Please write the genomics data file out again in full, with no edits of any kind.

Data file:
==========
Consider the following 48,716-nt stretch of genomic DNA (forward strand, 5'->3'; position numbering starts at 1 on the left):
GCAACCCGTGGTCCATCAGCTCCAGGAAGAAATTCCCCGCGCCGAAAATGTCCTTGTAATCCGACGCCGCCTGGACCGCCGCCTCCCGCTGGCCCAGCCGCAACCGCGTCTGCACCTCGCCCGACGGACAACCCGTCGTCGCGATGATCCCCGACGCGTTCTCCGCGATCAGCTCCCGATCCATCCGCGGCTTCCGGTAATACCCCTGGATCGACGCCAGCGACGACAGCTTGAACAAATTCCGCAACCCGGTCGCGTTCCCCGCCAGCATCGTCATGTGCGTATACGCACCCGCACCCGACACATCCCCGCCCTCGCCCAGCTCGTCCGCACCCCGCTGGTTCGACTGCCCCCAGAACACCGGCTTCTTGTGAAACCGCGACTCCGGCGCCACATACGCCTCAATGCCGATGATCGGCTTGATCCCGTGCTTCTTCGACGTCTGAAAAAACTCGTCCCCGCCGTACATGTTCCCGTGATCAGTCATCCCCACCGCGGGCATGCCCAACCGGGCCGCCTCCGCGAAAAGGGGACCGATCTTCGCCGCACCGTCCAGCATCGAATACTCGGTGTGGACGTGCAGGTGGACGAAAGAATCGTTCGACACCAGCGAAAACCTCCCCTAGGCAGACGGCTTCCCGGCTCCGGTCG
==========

Consider the following 48,716-nt stretch of genomic DNA (forward strand, 5'->3'; position numbering starts at 1 on the left):
GCAACCCGTGGTCCATCAGCTCCAGGAAGAAATTCCCCGCGCCGAAAATGTCCTTGTAATCCGACGCCGCCTGGACCGCCGCCTCCCGCTGGCCCAGCCGCAACCGCGTCTGCACCTCGCCCGACGGACAACCCGTCGTCGCGATGATCCCCGACGCGTTCTCCGCGATCAGCTCCCGATCCATCCGCGGCTTCCGGTAATACCCCTGGATCGACGCCAGCGACGACAGCTTGAACAAATTCCGCAACCCGGTCGCGTTCCCCGCCAGCATCGTCATGTGCGTATACGCACCCGCACCCGACACATCCCCGCCCTCGCCCAGCTCGTCCGCACCCCGCTGGTTCGACTGCCCCCAGAACACCGGCTTCTTGTGAAACCGCGACTCCGGCGCCACATACGCCTCAATGCCGATGATCGGCTTGATCCCGTGCTTCTTCGACGTCTGAAAAAACTCGTCCCCGCCGTACATGTTCCCGTGATCAGTCATCCCCACCGCGGGCATGCCCAACCGGGCCGCCTCCGCGAAAAGGGGACCGATCTTCGCCGCACCGTCCAGCATCGAATACTCGGTGTGGACGTGCAGGTGGACGAAAGAATCGTTCGACACCAGCGAAAACCTCCCCTAGGCAGACGGCTTCCCGGCTCCGGTCG